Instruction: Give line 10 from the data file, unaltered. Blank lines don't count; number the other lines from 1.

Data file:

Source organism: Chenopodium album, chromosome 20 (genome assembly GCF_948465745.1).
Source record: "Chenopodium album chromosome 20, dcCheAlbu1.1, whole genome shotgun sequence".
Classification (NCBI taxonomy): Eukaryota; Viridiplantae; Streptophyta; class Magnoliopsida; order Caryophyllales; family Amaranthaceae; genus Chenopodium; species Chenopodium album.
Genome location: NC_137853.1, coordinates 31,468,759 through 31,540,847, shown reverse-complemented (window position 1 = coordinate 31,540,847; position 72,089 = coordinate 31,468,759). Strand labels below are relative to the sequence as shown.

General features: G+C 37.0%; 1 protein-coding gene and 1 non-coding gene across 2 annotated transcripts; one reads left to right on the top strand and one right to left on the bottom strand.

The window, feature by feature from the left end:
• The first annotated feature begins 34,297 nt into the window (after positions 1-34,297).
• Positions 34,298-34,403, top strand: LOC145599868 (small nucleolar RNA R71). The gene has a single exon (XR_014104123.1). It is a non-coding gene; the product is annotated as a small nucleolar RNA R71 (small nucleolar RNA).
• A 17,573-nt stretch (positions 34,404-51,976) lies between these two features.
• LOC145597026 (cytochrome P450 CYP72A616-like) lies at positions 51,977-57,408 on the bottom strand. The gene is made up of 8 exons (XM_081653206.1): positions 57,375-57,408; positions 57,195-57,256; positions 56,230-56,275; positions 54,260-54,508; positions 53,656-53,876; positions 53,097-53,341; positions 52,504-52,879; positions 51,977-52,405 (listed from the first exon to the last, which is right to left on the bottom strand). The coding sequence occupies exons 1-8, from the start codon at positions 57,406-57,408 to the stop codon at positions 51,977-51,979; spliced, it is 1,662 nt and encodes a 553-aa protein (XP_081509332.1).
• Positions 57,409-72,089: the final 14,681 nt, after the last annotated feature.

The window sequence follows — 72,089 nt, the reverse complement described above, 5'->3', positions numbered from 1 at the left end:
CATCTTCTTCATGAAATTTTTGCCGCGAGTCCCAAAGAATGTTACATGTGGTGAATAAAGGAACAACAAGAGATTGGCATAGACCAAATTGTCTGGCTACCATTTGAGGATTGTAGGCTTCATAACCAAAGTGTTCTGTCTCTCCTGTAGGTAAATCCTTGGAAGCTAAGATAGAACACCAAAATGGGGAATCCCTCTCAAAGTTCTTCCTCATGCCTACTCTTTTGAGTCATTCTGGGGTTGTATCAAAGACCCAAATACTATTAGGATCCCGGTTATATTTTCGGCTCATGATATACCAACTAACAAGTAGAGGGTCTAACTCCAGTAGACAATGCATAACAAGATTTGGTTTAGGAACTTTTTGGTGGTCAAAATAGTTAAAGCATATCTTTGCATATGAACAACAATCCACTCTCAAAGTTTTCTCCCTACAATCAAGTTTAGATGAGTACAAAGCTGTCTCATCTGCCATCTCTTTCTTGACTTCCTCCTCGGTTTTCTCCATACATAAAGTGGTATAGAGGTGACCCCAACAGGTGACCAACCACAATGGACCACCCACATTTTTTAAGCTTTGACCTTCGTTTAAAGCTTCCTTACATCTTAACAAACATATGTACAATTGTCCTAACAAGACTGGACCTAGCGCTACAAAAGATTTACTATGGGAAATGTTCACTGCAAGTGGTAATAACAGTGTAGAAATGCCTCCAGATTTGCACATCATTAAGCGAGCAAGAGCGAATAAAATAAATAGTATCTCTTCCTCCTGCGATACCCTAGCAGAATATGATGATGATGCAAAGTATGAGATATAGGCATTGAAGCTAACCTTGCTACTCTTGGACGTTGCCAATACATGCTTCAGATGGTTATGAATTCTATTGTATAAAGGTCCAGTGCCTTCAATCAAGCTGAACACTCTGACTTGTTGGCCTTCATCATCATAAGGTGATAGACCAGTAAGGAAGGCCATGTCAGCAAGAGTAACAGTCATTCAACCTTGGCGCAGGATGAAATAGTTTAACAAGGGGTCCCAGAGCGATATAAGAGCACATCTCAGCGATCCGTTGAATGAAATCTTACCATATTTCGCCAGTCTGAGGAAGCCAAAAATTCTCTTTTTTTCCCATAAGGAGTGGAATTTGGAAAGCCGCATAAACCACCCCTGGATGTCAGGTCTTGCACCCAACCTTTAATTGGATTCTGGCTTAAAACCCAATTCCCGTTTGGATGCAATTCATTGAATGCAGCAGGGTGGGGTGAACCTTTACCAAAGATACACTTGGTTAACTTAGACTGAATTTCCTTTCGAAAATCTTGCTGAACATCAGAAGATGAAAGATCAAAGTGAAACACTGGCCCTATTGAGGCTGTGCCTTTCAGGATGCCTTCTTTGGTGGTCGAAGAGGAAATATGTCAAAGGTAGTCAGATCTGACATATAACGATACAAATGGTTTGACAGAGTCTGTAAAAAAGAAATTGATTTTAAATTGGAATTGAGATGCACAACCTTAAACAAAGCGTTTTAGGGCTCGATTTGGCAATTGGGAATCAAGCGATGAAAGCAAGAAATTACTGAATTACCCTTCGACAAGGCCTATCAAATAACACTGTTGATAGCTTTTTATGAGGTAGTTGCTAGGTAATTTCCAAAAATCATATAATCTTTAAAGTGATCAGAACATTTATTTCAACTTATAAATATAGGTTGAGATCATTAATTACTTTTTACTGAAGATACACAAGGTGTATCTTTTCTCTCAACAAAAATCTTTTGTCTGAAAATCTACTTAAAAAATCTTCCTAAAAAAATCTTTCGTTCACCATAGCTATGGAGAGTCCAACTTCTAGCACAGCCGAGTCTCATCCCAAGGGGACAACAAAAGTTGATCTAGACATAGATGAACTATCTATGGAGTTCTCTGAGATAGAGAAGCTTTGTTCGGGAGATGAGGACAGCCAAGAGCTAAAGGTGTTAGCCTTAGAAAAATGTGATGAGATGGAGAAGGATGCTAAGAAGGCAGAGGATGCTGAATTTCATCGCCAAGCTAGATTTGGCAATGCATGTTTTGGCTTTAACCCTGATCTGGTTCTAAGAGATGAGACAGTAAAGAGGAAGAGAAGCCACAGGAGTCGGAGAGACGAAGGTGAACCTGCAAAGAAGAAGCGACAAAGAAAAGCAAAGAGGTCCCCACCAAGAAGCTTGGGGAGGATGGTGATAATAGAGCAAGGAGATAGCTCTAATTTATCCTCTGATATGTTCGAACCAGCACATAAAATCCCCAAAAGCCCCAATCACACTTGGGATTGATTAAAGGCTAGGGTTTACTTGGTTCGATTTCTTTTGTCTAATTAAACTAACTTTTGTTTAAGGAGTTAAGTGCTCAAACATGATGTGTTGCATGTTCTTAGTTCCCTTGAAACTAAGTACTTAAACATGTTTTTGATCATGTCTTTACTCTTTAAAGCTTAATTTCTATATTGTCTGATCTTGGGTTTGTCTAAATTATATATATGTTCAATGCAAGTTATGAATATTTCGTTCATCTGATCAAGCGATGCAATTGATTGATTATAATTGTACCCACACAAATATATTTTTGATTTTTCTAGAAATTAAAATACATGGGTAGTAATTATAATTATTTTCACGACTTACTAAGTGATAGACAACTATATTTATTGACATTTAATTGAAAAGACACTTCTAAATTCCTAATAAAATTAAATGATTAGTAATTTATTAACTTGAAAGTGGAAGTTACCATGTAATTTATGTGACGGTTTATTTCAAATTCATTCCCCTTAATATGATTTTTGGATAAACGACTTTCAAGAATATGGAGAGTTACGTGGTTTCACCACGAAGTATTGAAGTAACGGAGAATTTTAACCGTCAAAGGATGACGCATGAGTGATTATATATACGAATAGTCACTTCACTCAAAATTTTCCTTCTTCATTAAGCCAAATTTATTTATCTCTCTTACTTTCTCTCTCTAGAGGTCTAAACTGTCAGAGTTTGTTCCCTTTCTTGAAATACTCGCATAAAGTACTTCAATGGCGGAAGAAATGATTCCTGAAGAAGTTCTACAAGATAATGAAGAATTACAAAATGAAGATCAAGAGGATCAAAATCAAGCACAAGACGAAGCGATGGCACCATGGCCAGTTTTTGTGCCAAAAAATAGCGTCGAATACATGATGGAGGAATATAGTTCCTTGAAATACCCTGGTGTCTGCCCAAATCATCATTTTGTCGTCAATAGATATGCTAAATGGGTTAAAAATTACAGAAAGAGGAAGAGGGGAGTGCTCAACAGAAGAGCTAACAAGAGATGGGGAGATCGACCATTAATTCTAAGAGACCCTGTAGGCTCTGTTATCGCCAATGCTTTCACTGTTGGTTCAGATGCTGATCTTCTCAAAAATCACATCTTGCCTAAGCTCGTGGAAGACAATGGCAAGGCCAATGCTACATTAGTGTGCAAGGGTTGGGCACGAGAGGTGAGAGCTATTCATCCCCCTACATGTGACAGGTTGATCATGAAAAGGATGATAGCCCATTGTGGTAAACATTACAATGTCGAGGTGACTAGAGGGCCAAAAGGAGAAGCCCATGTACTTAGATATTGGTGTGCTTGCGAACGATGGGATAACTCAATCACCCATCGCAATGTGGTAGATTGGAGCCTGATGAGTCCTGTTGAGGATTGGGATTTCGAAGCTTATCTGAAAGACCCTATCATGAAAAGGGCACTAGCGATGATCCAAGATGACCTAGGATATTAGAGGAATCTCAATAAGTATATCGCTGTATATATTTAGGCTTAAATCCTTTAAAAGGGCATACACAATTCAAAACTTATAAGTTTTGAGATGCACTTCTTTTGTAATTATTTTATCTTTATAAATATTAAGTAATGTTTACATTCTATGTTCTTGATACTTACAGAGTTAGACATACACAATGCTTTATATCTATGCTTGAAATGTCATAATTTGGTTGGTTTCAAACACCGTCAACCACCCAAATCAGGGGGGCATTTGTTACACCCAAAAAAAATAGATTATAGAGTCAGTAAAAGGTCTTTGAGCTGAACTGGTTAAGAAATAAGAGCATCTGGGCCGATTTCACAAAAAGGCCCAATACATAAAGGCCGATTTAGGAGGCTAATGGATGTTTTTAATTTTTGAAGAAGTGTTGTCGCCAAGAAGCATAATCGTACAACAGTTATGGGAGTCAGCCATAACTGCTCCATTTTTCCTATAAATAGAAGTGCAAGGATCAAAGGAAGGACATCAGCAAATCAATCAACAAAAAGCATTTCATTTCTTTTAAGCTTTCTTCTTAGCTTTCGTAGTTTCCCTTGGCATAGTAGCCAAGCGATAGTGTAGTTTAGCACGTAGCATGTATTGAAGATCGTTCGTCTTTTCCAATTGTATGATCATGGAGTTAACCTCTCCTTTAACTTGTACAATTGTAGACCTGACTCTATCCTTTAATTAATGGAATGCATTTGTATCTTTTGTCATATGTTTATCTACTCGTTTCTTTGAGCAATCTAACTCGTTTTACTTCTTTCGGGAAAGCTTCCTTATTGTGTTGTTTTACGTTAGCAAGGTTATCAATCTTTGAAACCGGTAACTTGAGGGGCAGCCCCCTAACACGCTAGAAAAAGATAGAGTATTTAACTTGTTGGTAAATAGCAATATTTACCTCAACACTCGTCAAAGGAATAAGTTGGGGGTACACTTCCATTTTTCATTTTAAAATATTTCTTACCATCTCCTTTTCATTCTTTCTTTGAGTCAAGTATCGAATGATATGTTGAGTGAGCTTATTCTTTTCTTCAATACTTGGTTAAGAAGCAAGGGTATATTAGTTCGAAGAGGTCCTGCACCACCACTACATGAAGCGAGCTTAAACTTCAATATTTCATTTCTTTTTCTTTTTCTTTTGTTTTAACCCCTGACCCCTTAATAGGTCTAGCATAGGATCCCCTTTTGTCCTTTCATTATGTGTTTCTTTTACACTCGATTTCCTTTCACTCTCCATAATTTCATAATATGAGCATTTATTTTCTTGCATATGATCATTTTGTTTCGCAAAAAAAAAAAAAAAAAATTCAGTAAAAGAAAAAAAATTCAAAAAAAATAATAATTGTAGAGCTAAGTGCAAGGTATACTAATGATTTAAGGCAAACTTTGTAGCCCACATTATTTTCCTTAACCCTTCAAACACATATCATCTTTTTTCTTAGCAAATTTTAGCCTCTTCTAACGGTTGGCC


• LOC145597026 (cytochrome P450 CYP72A616-like) lies at positions 51,977-57,408 on the bottom strand. The gene is made up of 8 exons (XM_081653206.1): positions 57,375-57,408; positions 57,195-57,256; positions 56,230-56,275; positions 54,260-54,508; positions 53,656-53,876; positions 53,097-53,341; positions 52,504-52,879; positions 51,977-52,405 (listed from the first exon to the last, which is right to left on the bottom strand). The coding sequence occupies exons 1-8, from the start codon at positions 57,406-57,408 to the stop codon at positions 51,977-51,979; spliced, it is 1,662 nt and encodes a 553-aa protein (XP_081509332.1).